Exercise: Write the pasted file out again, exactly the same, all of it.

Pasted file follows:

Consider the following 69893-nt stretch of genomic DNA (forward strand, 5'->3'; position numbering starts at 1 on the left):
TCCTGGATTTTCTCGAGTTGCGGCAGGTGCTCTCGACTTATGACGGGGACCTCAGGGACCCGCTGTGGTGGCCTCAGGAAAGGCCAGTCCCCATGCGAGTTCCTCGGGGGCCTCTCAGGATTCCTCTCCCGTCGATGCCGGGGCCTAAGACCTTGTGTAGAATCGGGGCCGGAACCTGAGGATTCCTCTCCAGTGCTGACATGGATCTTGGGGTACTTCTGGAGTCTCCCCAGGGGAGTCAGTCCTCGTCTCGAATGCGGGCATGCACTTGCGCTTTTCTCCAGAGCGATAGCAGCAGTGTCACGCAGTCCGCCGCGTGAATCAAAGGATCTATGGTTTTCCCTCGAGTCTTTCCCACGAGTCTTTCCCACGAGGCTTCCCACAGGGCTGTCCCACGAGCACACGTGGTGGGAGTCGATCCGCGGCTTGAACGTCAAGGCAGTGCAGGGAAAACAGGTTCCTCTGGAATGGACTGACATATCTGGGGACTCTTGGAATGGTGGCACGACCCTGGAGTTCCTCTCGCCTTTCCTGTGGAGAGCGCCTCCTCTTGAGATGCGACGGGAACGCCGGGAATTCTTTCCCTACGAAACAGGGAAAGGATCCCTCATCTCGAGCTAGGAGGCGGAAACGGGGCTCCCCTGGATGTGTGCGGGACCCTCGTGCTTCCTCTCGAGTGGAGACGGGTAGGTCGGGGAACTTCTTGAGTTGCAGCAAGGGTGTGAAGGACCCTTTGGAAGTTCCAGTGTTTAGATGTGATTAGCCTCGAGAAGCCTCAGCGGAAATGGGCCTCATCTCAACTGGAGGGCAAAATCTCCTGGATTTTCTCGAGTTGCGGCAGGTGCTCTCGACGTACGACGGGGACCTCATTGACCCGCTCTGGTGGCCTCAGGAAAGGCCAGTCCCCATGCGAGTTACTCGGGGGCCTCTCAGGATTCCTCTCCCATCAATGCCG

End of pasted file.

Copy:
Consider the following 69893-nt stretch of genomic DNA (forward strand, 5'->3'; position numbering starts at 1 on the left):
TCCTGGATTTTCTCGAGTTGCGGCAGGTGCTCTCGACTTATGACGGGGACCTCAGGGACCCGCTGTGGTGGCCTCAGGAAAGGCCAGTCCCCATGCGAGTTCCTCGGGGGCCTCTCAGGATTCCTCTCCCGTCGATGCCGGGGCCTAAGACCTTGTGTAGAATCGGGGCCGGAACCTGAGGATTCCTCTCCAGTGCTGACATGGATCTTGGGGTACTTCTGGAGTCTCCCCAGGGGAGTCAGTCCTCGTCTCGAATGCGGGCATGCACTTGCGCTTTTCTCCAGAGCGATAGCAGCAGTGTCACGCAGTCCGCCGCGTGAATCAAAGGATCTATGGTTTTCCCTCGAGTCTTTCCCACGAGTCTTTCCCACGAGGCTTCCCACAGGGCTGTCCCACGAGCACACGTGGTGGGAGTCGATCCGCGGCTTGAACGTCAAGGCAGTGCAGGGAAAACAGGTTCCTCTGGAATGGACTGACATATCTGGGGACTCTTGGAATGGTGGCACGACCCTGGAGTTCCTCTCGCCTTTCCTGTGGAGAGCGCCTCCTCTTGAGATGCGACGGGAACGCCGGGAATTCTTTCCCTACGAAACAGGGAAAGGATCCCTCATCTCGAGCTAGGAGGCGGAAACGGGGCTCCCCTGGATGTGTGCGGGACCCTCGTGCTTCCTCTCGAGTGGAGACGGGTAGGTCGGGGAACTTCTTGAGTTGCAGCAAGGGTGTGAAGGACCCTTTGGAAGTTCCAGTGTTTAGATGTGATTAGCCTCGAGAAGCCTCAGCGGAAATGGGCCTCATCTCAACTGGAGGGCAAAATCTCCTGGATTTTCTCGAGTTGCGGCAGGTGCTCTCGACGTACGACGGGGACCTCATTGACCCGCTCTGGTGGCCTCAGGAAAGGCCAGTCCCCATGCGAGTTACTCGGGGGCCTCTCAGGATTCCTCTCCCATCAATGCCG